Every veterinarian develops a technique for performing a comprehensive physical exam. I often steady dogs on a lift table with my hand on their flank and then at the back of their knee. My other hand palpates the front of the shoulder and rubs beneath the neck. That way, I can greet and calm the dog while also checking the lymph nodes.
We examine every dog at every visit for enlarged lymph nodes, a sign of lymphoma. It’s a common cancer in dogs, cats and humans; some dog breeds are especially prone to lymphoma.
I examine cats from head to tail, if possible. We first look at their eyes and in their mouths because some cats resent further handling. At least we have checked their teeth. We especially try to palpate the abdomen and the kidney area. Cats often have enlarged abdominal lymph nodes or thickened intestinal loops. Lymphoma in cats is commonly found in the intestinal tract. In dogs and cats, it can also affect the skin, bone marrow, and upper and middle back.
Early diagnosis is important, and any enlarged nodes or unusual symptoms require an immediate exam and diagnostic workup. That may include a complete physical exam, blood tests, X-rays and possibly an ultrasound examination. Suspected cancerous areas may be biopsied or aspirated with a needle.
Without treatment lymphoma is often fatal in four-eight weeks. Yet it is a very treatable form of cancer. With chemotherapy about 75 percent of cases go into remission. After treatment life expectancy can be six-12 months. A few pets live more than a year after diagnosis and can discontinue medication. Even those pets that relapse after chemotherapy can be given rescue treatments that can get the cancer back under control.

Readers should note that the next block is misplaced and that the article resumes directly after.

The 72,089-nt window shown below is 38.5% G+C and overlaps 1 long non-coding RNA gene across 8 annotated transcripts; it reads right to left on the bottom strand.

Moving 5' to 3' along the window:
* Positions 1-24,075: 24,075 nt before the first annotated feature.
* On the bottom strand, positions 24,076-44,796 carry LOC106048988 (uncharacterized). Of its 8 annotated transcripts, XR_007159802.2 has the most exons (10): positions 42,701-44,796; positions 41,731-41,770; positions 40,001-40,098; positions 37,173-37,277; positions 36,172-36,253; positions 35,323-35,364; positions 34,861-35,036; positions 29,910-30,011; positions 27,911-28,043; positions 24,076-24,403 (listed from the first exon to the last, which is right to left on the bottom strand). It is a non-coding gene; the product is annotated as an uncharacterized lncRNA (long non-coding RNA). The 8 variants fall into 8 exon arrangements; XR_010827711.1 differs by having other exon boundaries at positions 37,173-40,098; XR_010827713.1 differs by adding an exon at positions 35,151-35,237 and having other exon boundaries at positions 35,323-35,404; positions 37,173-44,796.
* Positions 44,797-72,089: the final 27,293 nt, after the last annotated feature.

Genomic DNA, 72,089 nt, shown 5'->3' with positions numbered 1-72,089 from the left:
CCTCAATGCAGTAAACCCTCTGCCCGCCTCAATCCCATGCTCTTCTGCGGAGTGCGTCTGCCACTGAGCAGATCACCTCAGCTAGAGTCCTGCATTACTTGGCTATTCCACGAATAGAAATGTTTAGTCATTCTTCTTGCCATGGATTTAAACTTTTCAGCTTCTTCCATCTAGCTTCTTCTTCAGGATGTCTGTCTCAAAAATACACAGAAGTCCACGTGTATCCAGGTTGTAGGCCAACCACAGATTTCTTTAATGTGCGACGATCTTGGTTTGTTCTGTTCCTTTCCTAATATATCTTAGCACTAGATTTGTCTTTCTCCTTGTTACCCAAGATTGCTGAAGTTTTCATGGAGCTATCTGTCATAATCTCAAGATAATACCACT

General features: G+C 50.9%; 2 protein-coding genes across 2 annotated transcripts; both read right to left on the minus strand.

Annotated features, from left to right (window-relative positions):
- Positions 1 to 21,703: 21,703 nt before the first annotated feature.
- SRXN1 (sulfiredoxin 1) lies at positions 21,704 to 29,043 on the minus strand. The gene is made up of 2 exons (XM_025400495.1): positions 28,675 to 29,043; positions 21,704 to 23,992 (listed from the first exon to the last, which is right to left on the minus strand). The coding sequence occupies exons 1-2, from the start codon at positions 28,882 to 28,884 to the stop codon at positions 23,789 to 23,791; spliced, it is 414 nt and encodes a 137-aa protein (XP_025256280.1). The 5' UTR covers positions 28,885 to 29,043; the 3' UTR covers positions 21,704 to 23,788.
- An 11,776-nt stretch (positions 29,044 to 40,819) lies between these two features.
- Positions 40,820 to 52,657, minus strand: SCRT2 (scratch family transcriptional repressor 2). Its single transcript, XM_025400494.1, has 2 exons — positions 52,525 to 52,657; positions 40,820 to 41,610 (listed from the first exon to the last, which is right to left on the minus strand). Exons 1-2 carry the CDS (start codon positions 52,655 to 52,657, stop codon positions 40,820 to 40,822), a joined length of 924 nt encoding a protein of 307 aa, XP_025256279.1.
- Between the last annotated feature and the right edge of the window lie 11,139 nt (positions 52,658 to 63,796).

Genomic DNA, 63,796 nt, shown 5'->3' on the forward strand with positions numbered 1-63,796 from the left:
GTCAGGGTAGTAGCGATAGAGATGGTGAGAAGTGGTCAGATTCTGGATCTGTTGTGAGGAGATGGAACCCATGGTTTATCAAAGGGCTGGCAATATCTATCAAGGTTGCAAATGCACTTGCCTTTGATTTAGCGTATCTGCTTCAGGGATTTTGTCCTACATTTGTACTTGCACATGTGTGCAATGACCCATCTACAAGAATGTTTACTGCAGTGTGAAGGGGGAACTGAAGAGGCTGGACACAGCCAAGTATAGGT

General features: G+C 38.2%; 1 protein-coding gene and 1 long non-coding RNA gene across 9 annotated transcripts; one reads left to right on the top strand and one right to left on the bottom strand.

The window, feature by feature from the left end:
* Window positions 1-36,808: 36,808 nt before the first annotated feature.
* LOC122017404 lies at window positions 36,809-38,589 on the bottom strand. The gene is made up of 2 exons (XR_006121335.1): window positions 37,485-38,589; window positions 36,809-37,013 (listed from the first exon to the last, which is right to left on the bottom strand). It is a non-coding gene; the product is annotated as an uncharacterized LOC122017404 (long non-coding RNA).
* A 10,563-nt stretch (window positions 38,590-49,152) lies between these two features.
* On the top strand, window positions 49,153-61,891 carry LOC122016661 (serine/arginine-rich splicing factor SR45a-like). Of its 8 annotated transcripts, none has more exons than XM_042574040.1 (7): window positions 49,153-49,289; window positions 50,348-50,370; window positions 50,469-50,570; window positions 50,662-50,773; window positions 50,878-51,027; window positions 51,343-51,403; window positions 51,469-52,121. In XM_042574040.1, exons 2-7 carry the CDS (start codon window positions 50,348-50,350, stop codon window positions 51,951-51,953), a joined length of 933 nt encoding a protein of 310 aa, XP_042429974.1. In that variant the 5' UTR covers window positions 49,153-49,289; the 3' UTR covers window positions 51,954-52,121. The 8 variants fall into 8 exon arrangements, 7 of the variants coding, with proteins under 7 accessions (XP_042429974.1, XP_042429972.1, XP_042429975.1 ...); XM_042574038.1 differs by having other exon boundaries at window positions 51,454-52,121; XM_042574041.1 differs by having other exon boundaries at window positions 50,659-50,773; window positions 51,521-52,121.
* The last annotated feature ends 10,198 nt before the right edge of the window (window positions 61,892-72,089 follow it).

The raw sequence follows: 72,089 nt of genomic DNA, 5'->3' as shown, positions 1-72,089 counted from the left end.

Treatment is often referred to a veterinary oncologist or an internal medicine specialist. Their experience with complicated cases make for a better outcome. Occasionally treatments are prescribed by a primary care veterinarian.
With chemotherapy we often see immediate results; pets are back to normal in days or weeks. Side effects include low white blood counts, vomiting and diarrhea. We do not see hair loss. Less complex treatments have significantly shorter life expectancy.
We look at lymphoma as a treatable disease. As with heart disease, liver or kidney problems, treatment can result in extended lives, and that means owners have more quality time with their pets.
Lawrence Gerson is a veterinarian and founder of the Point Breeze Veterinary Clinic. His biweekly column is intended to educate pet owners. Consultation with a veterinarian is necessary to diagnose and treat individual pets. If you have a question you’d like addressed in Pet Points, email firstname.lastname@example.org. Please include your name and municipality or neighborhood.